Storyheart
Informative, well-written and thought-provoking (if a tad too long.)
Matt
May 30, 2018 rated it it was amazing
One of the most eye-opening books on consciousness I've read. Pollan does an amazing job at speaking from the view of a beginner and guiding the reader through the history around why Psychedelic research was banned in the first place and its re-emergence lately. So excited to see the future of where this research goes and hope it lives up to the hype its receiving!
Benjamin Siegel
May 26, 2018 rated it really liked it
I feel lucky to live in a world where Michael Pollan has now written, sometimes quite beautifully, about tripping.
Christopher Farrell
Pollan takes a left side turn from his usual food-centered research to delve into the world of psychedelics, and tries to ponder its use in future therapy/medical use. This is a really interesting subject, and Pollan's first hand descriptions of his trips are wild - some tech heavy stuff bogs down the last third but this is well worth a read if you have any interest in how our mind works.
Kate
Jun 04, 2018 rated it really liked it  ·  review of another edition
Shelves: mindfulness
I confess I'm a bit of a fan of Michael Pollan. I've read much of his writing on food, and I generally find his journalistic style approachable and informative without being overly dry. I was a bit surprised to learn that he had stepped outside his usual beat to write about psychedelics. And yet, now that I've read the book, the two topics -- food and psychedelics -- seem like two peas in a pod (no pun intended). Pollan draws on much of his knowledge and experience with plants to illustrate how ...more
Jt O'Neill
Jun 01, 2018 rated it really liked it
Ever since I heard that Michael Pollan was writing a book about psychedelics and their practical application, I've been waiting for it. Finally, my copy arrived at the library this week and I jumped into it. It didn't disappoint although , at the end of the review, I will reveal a piece of disappointment...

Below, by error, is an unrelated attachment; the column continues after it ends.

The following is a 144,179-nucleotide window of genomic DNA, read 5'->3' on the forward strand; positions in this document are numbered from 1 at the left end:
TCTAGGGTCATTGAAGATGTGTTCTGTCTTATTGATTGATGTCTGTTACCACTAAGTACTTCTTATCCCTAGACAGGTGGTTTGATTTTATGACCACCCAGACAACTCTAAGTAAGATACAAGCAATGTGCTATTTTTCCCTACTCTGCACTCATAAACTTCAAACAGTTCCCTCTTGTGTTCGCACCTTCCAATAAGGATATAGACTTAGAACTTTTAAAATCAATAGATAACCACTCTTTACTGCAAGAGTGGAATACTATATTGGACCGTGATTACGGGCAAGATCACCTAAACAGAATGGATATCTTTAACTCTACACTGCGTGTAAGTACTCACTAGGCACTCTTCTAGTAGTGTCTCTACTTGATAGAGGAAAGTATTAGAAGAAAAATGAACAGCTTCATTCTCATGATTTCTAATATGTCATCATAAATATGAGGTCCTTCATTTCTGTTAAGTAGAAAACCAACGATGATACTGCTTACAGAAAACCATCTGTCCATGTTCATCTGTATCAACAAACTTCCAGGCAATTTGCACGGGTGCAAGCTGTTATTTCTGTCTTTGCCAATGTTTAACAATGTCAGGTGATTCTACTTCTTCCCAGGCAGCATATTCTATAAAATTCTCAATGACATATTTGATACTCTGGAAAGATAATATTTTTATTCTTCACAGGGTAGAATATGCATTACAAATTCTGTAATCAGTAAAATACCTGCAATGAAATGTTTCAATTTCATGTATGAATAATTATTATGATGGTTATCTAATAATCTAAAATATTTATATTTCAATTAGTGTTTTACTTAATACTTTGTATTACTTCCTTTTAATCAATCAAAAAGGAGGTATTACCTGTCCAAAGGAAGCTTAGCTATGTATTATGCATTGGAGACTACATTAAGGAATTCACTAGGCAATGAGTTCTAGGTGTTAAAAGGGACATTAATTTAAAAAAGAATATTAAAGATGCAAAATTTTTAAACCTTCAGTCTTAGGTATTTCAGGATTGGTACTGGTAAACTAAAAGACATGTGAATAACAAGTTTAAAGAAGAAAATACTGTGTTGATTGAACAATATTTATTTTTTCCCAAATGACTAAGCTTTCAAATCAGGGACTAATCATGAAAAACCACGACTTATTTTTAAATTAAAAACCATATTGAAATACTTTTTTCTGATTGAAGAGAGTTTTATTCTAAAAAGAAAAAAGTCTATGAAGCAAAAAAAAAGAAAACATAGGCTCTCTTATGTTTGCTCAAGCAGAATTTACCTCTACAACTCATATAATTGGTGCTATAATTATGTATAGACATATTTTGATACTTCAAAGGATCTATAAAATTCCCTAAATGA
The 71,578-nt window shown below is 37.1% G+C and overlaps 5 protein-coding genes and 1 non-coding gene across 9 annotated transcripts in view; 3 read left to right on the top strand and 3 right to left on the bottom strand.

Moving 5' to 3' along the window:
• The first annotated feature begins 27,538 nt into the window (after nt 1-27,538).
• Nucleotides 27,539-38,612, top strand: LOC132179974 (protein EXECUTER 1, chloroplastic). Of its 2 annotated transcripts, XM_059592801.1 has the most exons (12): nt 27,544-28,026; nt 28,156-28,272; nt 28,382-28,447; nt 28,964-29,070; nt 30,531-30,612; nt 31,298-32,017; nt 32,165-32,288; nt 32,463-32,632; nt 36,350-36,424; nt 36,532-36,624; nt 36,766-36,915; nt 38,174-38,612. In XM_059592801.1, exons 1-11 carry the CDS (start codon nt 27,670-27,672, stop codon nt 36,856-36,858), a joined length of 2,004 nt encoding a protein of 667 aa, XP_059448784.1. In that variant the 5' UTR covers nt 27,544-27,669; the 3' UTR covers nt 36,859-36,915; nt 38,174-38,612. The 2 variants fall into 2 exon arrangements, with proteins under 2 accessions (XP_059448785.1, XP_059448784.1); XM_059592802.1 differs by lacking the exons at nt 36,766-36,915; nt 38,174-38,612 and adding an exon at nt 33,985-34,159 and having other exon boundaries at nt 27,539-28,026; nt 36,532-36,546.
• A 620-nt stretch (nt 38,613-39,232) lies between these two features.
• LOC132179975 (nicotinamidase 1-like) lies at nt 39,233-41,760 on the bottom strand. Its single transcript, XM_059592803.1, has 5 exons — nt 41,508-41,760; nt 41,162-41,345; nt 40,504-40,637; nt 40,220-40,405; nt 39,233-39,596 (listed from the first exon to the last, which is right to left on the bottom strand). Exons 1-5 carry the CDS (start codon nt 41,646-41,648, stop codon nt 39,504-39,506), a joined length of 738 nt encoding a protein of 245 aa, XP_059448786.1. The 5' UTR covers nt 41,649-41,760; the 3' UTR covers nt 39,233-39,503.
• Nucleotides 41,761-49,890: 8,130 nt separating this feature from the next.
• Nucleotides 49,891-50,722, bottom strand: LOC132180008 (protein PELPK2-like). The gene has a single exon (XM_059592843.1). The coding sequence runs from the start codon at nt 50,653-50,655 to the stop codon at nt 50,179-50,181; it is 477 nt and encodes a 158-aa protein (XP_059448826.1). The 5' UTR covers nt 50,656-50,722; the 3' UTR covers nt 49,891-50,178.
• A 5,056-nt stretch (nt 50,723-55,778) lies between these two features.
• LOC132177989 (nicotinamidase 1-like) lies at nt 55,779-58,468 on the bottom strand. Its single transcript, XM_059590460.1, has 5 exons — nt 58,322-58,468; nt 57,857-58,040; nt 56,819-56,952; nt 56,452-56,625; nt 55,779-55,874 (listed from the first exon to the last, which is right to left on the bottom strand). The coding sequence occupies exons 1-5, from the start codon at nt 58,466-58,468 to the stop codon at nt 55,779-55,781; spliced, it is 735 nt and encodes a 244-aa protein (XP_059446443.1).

I was eager to read this book , first, because I have come to trust Michael Pollan. I've read his books on food and they made sense to me. He comes at his subject with the objectivity of scien
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Bonny
Jun 04, 2018 rated it really liked it  ·  review of another edition
I've enjoyed many of Michael Pollan's other books, but had already decided not to read this one as I have only a passing interest in psychedelics. But then I heard Terry Gross interview the author on Fresh Air and I was immediately intrigued. After reading the book, I think the best parts are still contained in the interview, but I did learn a lot about the history of psychedelic drugs (mainly LSD and psilocybin), the scientific research (then and now), the damage that Timothy Leary and his cava ...more
Teo 2050
9h @ 1.5x. The audiobook version is expertly narrated by the author himself. Overall, this is probably the easiest book to recommend to anyone interested in a recent book on psychedelic science, covering lots of aspects from history, characters, and culture, to the up-to-date neuro and clinical research that is on track to bring psychedelic-assisted therapy into mainstream within a decade.

Together with some personal experiences, it also reminds us that psychedelics may be used beneficially beyon
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Danette Martinez
Jun 04, 2018 rated it it was amazing
Maybe I'm just looking for a reason to find a big pile of hallucinogens and take them, but the potential of these for creating existential meaning is interesting at least and potentially paradigm shifting for those of us in mental health.
David Manley
Jun 03, 2018 rated it really liked it
An edifying, interesting read. It's a horrible shame that stigma prevented continued scientific research into the effects of psychedelics for mental health and well-being for so long. It we'll be interesting to learn what the new scientific interest in the subject yields.

Pollan is a good writer who seems to have found a good balance between anecdotal storytelling, history and science.
Alis Anagnostakis
Mind expanding

This well-researched and wonderfully written book challenges one to revisit their worldview. Consciousness might well be one of the greatest mysteries of the world, and this book will likely provoke you to explore it in a new way. It offers no definitive answers, but certainly raises some new and unique questions.
Bett Correa-Bollhoefer
May 29, 2018 rated it it was amazing
Must read for those who love Pollan or want to learn about the chemistry of depression and mental affliction.
A.M. Thomas
May 01, 2018 rated it it was amazing
Shelves: 2018
"An individual human existence should be like a river: small at first, narrowly contained within its banks, and rushing passionately past rocks and over waterfalls. Gradually, the river grows wider, the banks recede, the waters flow more quietly, and in the end, without any visible break, they become merged in the sea, and painlessly lose their individual being." -Bertrand Russell